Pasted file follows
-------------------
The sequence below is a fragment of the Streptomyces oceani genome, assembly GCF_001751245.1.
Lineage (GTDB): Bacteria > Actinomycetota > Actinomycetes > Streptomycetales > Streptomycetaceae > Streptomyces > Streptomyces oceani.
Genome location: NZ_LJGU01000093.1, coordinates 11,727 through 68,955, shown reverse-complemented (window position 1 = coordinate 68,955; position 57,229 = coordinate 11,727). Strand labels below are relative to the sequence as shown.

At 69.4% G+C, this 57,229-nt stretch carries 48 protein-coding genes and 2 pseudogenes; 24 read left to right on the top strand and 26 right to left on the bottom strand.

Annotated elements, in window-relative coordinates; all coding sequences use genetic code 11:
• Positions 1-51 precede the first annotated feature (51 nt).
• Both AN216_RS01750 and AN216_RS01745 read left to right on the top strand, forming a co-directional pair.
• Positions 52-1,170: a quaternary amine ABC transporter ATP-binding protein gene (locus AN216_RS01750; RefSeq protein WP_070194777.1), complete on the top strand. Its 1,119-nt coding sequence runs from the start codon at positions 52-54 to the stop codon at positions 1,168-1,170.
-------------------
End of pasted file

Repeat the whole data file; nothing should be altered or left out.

The sequence below is a fragment of the Streptomyces oceani genome, assembly GCF_001751245.1.
Lineage (GTDB): Bacteria > Actinomycetota > Actinomycetes > Streptomycetales > Streptomycetaceae > Streptomyces > Streptomyces oceani.
Genome location: NZ_LJGU01000093.1, coordinates 11,727 through 68,955, shown reverse-complemented (window position 1 = coordinate 68,955; position 57,229 = coordinate 11,727). Strand labels below are relative to the sequence as shown.

At 69.4% G+C, this 57,229-nt stretch carries 48 protein-coding genes and 2 pseudogenes; 24 read left to right on the top strand and 26 right to left on the bottom strand.

Annotated elements, in window-relative coordinates; all coding sequences use genetic code 11:
• Positions 1-51 precede the first annotated feature (51 nt).
• Both AN216_RS01750 and AN216_RS01745 read left to right on the top strand, forming a co-directional pair.
• Positions 52-1,170: a quaternary amine ABC transporter ATP-binding protein gene (locus AN216_RS01750; RefSeq protein WP_070194777.1), complete on the top strand. Its 1,119-nt coding sequence runs from the start codon at positions 52-54 to the stop codon at positions 1,168-1,170.